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Two young Nokota mares. Image: Wikipedia.
The slaughter of horses bred for racing in Australia, as revealed in the ABC's investigation, highlights the challenge of what to do with racehorses when their careers are over.
ABC - Industry - Claim - % - Horses
The ABC has questioned the racing industry's claim that fewer than 1% of horses retiring from racing each year end up at an abattoir or knackery.
Once horses leave racing they are no longer under the industry's control, and the fate of retired horses is not currently tracked. A 2008 study of horses entering an abattoir reported that 40% were thoroughbreds, the breed used in racing.
Things - Industry - Life - Racehorse - Home
But there are things the industry can do to extend the life of a racehorse, and help find a suitable home once their racing career is over.
thoroughbred horses have been bred over centuries for speed and stamina. This allows them to do one thing better than any other members of their species: run.
Speed - Durability - Ability - Rigours - Training
Just as they can be bred for speed, they can also be bred for racing durability – the ability to withstand the rigours of training and racing.
If we come to value durability as much as other performance traits we can reward breeders who select for long racing careers alongside other attributes.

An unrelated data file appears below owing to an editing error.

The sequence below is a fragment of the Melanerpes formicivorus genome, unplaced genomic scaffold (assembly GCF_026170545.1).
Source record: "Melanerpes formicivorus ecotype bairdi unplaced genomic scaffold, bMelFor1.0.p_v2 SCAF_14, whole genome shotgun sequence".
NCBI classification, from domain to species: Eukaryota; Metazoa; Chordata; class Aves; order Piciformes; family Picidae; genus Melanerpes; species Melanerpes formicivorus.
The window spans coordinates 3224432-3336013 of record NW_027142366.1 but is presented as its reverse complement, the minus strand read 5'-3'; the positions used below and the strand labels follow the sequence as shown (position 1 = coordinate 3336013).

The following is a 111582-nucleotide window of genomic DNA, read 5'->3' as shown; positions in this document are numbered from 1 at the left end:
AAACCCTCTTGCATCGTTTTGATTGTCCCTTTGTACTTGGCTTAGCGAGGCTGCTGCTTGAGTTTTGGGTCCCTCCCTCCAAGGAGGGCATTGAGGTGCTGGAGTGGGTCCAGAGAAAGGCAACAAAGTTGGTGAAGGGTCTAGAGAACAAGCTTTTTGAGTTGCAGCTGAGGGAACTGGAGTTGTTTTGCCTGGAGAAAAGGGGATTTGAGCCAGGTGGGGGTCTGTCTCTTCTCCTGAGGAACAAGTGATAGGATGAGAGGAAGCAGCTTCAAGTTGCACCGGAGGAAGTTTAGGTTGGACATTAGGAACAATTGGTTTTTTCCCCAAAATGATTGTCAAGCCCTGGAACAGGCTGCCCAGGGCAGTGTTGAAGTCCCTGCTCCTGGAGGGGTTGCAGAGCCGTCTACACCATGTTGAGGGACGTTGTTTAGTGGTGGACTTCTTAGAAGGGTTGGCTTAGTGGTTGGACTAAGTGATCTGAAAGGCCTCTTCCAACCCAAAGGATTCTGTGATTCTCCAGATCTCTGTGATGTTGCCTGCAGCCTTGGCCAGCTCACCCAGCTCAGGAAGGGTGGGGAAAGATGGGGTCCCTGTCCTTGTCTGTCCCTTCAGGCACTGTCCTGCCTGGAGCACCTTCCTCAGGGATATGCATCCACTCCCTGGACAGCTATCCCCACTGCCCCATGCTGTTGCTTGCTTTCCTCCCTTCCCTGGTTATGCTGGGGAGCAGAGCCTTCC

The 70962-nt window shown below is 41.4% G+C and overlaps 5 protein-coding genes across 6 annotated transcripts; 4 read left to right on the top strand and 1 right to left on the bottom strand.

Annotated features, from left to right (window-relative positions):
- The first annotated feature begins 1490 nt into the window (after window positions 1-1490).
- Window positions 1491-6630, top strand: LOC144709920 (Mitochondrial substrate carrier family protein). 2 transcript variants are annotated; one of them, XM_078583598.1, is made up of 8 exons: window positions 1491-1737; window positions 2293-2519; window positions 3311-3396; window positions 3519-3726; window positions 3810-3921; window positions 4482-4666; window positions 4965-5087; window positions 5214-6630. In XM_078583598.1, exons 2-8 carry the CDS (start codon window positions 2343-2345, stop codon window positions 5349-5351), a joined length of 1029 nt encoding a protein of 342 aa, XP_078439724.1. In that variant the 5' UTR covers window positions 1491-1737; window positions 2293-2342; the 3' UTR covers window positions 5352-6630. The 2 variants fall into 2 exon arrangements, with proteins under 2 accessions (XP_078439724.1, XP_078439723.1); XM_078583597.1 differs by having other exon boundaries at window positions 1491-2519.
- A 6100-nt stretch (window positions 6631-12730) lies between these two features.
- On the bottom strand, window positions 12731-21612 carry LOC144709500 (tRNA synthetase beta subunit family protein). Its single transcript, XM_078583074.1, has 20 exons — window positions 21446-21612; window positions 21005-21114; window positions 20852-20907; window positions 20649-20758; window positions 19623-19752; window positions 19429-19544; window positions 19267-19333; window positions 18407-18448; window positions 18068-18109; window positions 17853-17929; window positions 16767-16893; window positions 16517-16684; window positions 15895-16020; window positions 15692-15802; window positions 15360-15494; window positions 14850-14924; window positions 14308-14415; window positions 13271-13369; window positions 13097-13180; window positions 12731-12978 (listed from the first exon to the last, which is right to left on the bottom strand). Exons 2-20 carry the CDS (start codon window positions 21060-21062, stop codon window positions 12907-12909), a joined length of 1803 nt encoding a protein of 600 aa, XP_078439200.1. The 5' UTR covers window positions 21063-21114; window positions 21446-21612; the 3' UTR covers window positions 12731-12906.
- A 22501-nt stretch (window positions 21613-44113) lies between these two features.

Durability - Shift - Emphasis - Horse - Year
Valuing durability requires a shift from the current emphasis on finding the latest and greatest young horse each year for events such as the Golden Slipper (for two-year-olds), the Gold Coast Magic Millions (for two-year-olds), and The Oaks (for three-year-old fillies).
Australia is a leading producer of two-year-old racehorses, and there are rich rewards for the breeders of the next star of the track.
Industry - Prizes - Place - Chiefly - Olds
If the industry were to put the major prizes in place chiefly for the fastest eight-, nine- or ten-year olds, we could see a dramatic drop in wastage – the term used to describe the attrition of thoroughbreds from...
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